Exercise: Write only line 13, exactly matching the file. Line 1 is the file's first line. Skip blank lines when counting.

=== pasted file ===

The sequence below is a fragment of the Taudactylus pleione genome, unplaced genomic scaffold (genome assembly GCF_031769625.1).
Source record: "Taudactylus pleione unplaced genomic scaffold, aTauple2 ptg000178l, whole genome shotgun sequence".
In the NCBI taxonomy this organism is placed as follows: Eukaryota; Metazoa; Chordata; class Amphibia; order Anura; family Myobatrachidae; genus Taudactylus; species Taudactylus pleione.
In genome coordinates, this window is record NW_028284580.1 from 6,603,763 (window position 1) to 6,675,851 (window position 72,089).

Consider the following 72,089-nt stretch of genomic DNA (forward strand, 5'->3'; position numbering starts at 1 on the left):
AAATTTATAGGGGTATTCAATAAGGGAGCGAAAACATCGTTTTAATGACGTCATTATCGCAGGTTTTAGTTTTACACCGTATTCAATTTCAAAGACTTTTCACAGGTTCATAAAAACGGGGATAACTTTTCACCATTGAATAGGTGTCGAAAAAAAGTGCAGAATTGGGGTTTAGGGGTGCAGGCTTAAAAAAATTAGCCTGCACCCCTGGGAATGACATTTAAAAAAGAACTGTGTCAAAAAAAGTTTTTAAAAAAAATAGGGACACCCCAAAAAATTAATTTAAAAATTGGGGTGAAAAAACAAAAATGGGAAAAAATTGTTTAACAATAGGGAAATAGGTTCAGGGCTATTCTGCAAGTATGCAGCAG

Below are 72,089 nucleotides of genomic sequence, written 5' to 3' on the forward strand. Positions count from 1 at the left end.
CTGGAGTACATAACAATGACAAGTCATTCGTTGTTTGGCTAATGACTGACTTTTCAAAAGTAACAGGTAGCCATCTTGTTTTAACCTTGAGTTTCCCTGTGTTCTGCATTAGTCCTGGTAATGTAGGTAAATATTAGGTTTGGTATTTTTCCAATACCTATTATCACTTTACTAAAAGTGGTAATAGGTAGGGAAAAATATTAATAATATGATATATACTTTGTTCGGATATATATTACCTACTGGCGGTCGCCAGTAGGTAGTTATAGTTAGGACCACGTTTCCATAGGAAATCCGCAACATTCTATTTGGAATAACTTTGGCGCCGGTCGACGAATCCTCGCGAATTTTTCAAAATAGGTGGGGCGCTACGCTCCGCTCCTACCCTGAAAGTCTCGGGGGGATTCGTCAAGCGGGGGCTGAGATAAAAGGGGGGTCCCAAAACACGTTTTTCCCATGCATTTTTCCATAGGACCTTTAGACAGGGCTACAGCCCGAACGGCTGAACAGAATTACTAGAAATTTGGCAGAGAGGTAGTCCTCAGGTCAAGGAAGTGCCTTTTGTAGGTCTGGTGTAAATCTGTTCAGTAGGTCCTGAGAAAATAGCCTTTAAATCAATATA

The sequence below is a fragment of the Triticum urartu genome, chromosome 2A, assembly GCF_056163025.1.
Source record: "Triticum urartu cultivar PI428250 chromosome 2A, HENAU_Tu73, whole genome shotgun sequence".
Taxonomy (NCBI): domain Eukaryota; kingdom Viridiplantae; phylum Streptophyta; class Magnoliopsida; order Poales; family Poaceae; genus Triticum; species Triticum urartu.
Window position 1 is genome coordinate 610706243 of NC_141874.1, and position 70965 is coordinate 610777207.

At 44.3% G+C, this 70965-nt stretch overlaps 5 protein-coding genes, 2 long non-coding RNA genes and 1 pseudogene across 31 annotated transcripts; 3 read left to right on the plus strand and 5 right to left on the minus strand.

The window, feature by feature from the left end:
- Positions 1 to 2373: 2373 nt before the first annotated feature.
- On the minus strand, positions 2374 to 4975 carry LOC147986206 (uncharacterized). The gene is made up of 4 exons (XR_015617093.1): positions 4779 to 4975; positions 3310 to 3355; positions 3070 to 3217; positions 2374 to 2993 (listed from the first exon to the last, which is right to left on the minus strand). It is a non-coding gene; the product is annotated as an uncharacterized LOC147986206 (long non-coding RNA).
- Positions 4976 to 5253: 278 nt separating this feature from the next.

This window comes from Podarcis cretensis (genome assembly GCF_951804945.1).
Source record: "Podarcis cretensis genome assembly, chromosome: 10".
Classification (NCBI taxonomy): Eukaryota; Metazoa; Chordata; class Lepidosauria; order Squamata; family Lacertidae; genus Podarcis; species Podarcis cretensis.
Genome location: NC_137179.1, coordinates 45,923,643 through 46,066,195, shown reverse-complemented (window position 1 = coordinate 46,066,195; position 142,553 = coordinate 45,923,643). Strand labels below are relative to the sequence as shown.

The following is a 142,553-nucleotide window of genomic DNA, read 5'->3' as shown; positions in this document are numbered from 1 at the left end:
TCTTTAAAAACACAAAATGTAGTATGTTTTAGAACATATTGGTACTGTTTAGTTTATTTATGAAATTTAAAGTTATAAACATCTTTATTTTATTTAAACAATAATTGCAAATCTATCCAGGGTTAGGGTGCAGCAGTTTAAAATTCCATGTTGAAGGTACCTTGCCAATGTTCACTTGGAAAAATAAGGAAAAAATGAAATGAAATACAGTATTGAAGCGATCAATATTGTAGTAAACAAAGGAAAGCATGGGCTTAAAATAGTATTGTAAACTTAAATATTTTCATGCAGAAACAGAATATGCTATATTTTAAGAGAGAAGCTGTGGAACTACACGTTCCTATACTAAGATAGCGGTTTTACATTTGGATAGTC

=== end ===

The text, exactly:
At 44.3% G+C, this 70965-nt stretch overlaps 5 protein-coding genes, 2 long non-coding RNA genes and 1 pseudogene across 31 annotated transcripts; 3 read left to right on the plus strand and 5 right to left on the minus strand.